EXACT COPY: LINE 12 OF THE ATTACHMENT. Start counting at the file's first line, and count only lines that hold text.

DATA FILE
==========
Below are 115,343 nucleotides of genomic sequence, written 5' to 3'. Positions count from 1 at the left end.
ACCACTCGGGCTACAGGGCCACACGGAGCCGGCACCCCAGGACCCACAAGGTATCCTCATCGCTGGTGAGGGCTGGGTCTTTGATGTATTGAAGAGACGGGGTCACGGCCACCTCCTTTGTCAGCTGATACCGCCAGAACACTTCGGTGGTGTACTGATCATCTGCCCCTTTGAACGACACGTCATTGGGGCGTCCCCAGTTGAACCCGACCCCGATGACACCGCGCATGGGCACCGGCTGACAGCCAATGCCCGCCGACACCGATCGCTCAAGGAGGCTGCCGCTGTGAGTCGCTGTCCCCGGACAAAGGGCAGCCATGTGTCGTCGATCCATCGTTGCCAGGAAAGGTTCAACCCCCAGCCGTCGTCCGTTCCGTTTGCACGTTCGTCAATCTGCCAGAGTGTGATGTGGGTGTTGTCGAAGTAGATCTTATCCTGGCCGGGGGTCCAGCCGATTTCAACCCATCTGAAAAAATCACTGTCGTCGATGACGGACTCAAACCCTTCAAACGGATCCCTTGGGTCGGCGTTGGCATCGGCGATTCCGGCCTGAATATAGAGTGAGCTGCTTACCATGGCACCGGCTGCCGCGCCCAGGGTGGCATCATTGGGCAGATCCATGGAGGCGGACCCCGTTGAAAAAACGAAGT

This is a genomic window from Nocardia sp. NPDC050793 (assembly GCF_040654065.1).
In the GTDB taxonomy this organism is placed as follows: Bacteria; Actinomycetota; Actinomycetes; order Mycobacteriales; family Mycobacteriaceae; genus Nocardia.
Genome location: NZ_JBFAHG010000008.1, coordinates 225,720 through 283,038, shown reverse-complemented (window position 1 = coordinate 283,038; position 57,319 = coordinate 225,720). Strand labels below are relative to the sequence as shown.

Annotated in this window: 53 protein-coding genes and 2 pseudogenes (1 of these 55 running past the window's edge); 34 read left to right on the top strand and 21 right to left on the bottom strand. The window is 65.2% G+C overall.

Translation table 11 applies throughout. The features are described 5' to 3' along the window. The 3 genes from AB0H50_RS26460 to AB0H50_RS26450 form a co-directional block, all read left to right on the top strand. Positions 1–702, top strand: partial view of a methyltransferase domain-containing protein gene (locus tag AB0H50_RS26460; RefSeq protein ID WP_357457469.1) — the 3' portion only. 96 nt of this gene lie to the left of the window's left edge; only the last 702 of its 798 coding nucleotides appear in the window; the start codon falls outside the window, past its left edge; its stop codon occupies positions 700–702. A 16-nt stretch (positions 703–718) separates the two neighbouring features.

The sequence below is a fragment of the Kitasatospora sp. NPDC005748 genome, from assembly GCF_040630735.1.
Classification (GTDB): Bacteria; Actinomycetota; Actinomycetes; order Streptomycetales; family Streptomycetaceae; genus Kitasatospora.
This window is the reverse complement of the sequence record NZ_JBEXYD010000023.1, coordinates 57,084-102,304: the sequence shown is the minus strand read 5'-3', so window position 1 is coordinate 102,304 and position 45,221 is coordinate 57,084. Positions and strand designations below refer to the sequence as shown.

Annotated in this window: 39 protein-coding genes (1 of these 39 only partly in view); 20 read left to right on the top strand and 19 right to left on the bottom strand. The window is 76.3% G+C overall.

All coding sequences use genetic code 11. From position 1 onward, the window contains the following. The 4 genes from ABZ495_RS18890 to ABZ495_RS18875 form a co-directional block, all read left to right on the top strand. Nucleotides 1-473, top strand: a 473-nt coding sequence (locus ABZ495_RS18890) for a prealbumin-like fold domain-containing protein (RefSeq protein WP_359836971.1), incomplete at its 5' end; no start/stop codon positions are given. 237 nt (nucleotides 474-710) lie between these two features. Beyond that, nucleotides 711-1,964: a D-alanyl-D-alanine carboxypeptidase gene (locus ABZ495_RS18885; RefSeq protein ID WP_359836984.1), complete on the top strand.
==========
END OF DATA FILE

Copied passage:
All coding sequences use genetic code 11. From position 1 onward, the window contains the following. The 4 genes from ABZ495_RS18890 to ABZ495_RS18875 form a co-directional block, all read left to right on the top strand. Nucleotides 1-473, top strand: a 473-nt coding sequence (locus ABZ495_RS18890) for a prealbumin-like fold domain-containing protein (RefSeq protein WP_359836971.1), incomplete at its 5' end; no start/stop codon positions are given. 237 nt (nucleotides 474-710) lie between these two features. Beyond that, nucleotides 711-1,964: a D-alanyl-D-alanine carboxypeptidase gene (locus ABZ495_RS18885; RefSeq protein ID WP_359836984.1), complete on the top strand.